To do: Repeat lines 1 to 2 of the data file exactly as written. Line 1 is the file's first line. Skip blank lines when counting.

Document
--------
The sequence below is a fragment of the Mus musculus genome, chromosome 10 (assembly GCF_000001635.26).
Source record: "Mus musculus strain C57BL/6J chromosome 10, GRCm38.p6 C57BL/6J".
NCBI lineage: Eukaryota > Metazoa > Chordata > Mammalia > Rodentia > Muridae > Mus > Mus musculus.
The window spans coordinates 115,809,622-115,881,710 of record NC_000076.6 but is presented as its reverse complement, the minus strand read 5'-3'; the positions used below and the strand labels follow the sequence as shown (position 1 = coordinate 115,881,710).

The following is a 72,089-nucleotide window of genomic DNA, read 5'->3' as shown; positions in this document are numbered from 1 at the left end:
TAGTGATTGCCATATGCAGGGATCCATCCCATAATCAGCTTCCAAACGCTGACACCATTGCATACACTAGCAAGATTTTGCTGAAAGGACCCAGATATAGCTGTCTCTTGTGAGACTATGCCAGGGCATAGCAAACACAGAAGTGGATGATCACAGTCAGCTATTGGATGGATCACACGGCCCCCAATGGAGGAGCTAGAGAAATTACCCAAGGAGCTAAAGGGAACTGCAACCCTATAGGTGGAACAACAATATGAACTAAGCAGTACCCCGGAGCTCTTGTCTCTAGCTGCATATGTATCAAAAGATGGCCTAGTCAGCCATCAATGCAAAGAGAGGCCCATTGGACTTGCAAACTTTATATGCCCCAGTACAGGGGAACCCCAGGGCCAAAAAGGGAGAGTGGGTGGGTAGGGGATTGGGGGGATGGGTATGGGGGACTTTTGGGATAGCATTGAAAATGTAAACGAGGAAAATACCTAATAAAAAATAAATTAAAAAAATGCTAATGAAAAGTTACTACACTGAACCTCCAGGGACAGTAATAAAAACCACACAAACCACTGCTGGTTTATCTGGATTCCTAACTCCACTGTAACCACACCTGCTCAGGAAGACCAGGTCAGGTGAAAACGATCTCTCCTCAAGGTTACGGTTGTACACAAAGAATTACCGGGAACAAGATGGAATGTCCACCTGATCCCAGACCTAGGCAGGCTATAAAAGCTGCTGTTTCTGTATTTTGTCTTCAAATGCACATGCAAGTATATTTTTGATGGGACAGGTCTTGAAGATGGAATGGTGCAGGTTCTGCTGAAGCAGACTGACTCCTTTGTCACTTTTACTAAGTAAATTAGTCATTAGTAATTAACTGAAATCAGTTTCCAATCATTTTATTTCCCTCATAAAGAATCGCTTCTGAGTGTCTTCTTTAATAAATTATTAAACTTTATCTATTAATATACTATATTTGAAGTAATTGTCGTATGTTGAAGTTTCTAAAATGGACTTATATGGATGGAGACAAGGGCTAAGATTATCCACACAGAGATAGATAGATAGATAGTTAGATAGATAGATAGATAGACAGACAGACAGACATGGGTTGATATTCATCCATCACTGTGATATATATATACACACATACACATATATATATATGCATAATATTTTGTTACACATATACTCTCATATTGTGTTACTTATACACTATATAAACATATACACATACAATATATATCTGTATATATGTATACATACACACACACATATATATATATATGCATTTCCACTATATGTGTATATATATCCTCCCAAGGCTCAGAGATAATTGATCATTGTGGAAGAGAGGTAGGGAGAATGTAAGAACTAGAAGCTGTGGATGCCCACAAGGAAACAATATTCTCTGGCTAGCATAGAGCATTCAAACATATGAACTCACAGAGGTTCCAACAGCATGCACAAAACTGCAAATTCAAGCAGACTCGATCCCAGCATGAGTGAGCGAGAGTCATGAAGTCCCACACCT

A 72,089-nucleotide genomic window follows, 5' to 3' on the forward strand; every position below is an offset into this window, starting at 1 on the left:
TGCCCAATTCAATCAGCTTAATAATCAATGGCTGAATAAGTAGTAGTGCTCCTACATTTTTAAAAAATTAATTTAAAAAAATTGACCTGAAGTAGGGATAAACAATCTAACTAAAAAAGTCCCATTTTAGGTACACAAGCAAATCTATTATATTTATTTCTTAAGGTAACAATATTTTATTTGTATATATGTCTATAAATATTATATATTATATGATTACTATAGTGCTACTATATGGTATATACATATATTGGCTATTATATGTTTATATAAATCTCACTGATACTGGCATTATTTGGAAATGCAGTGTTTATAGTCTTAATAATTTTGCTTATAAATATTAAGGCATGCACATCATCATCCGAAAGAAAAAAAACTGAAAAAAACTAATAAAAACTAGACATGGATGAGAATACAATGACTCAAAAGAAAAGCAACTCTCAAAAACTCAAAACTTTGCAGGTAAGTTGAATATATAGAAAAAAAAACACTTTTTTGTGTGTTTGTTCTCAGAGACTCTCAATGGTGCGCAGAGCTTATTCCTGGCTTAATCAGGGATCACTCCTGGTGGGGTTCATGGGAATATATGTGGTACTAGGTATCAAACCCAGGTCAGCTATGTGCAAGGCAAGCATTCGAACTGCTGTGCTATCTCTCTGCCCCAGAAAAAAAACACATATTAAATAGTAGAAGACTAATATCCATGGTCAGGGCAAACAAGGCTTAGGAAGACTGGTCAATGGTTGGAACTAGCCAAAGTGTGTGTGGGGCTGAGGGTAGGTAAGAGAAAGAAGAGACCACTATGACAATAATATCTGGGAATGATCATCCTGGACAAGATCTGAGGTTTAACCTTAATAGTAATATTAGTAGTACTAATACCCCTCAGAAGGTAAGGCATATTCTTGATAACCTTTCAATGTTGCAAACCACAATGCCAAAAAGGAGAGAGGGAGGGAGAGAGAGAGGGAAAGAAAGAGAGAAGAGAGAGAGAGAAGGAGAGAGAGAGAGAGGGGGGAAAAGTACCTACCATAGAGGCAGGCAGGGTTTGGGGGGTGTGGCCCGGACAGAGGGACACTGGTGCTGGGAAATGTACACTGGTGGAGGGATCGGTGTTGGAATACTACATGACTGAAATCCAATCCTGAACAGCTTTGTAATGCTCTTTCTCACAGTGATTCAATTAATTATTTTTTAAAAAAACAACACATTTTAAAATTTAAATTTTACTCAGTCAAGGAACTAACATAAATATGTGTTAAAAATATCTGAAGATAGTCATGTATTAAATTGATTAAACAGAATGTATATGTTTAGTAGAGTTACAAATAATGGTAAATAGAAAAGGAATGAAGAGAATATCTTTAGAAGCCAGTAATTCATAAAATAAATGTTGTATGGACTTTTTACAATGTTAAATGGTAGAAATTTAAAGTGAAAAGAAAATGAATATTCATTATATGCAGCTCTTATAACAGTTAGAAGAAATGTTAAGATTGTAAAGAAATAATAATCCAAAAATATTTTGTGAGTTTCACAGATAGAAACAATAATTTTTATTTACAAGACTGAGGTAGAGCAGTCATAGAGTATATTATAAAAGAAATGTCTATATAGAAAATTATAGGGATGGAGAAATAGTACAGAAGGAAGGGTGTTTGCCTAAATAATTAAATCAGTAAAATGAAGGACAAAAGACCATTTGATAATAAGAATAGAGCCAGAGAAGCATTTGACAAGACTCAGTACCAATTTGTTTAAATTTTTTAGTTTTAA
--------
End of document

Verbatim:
The sequence below is a fragment of the Mus musculus genome, chromosome 10 (assembly GCF_000001635.26).
Source record: "Mus musculus strain C57BL/6J chromosome 10, GRCm38.p6 C57BL/6J".